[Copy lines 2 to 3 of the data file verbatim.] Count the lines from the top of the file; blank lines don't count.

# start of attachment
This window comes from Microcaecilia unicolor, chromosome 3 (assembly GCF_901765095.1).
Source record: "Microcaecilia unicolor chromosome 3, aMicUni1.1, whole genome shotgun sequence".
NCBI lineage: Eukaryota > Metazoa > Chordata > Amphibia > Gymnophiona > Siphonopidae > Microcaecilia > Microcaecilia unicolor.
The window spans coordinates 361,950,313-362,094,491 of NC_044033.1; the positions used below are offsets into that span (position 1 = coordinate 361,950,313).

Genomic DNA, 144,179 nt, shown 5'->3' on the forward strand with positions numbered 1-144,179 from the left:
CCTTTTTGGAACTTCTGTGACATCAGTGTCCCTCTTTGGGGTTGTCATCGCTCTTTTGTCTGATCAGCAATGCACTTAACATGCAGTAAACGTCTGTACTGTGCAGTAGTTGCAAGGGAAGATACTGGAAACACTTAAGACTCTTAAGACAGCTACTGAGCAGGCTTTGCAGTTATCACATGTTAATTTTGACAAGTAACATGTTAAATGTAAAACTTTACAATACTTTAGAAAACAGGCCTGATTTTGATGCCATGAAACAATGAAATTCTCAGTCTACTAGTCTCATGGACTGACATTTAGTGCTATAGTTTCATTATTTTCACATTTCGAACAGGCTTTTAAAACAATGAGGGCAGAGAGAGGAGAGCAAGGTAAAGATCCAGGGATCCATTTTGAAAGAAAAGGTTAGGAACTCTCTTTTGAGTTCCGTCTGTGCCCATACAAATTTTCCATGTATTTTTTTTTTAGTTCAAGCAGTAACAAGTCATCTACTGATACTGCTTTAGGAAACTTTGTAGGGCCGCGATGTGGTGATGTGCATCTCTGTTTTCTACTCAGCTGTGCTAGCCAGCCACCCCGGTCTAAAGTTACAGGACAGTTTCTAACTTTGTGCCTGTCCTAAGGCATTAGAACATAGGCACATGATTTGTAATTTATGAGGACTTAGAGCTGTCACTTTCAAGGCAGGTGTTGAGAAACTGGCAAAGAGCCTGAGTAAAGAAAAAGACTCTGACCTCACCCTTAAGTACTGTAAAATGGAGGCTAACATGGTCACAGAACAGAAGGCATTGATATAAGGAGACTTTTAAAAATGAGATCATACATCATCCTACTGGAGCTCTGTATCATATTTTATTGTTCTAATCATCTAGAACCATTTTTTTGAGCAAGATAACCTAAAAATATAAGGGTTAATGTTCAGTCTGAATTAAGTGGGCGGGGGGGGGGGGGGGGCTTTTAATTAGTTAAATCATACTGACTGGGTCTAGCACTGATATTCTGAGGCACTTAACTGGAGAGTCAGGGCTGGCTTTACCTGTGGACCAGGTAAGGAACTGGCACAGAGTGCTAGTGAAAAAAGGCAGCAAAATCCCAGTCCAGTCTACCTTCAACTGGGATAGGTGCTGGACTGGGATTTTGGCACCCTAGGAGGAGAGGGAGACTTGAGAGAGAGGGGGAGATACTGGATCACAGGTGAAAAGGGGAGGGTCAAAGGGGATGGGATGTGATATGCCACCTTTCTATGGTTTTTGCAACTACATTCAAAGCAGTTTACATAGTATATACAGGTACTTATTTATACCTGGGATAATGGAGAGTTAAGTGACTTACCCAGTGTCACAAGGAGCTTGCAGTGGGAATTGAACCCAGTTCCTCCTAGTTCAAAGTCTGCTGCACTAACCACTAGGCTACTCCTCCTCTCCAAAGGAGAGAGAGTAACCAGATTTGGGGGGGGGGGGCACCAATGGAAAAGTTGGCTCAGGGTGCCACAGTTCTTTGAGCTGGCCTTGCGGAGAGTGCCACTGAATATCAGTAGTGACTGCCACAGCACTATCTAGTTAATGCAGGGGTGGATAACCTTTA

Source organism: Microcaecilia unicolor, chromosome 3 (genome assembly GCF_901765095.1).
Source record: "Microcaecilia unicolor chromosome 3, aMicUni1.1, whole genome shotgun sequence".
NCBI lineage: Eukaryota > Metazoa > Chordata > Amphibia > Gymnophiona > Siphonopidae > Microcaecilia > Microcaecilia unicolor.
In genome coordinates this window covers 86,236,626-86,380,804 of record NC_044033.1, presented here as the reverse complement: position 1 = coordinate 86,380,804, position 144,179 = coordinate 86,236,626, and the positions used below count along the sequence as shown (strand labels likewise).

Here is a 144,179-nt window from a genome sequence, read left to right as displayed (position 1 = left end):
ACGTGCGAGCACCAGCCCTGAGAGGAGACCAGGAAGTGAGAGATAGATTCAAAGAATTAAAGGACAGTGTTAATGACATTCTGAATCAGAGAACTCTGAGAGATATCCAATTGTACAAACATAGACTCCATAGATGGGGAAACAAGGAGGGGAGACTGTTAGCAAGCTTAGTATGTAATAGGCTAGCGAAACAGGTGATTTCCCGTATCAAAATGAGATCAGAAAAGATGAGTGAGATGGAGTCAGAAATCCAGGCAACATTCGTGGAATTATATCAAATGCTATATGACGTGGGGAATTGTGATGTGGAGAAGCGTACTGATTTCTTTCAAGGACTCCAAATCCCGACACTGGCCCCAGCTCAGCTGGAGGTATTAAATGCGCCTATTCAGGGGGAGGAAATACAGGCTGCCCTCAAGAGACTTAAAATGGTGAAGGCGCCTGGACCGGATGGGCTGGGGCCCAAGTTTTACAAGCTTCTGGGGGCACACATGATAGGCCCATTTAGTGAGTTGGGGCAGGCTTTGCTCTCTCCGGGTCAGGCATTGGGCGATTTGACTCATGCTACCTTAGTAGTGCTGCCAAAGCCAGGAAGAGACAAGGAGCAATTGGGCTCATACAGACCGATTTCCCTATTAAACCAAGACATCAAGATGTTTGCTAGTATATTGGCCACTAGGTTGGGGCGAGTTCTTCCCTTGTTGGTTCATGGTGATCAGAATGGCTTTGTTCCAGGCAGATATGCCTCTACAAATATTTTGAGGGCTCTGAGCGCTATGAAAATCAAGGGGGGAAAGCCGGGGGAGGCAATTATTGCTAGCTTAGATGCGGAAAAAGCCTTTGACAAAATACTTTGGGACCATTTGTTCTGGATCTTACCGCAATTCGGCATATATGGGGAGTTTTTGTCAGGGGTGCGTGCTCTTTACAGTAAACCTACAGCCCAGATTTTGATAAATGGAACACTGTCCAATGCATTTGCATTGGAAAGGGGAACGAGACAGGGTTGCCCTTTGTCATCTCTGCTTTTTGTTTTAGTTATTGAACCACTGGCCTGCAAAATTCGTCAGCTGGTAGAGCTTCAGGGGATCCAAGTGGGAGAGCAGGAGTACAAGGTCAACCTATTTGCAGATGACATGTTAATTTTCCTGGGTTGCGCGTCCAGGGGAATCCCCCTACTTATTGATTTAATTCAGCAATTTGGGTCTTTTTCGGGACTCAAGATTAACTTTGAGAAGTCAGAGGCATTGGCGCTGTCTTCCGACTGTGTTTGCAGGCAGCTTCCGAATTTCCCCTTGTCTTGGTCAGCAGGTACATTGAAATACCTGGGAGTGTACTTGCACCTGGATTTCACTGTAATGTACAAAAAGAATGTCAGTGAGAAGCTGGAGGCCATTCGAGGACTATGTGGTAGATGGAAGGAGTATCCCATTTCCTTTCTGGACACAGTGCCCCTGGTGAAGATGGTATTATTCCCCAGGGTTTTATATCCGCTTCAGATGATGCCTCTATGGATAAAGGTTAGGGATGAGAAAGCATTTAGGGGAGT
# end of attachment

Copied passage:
Source record: "Microcaecilia unicolor chromosome 3, aMicUni1.1, whole genome shotgun sequence".
NCBI lineage: Eukaryota > Metazoa > Chordata > Amphibia > Gymnophiona > Siphonopidae > Microcaecilia > Microcaecilia unicolor.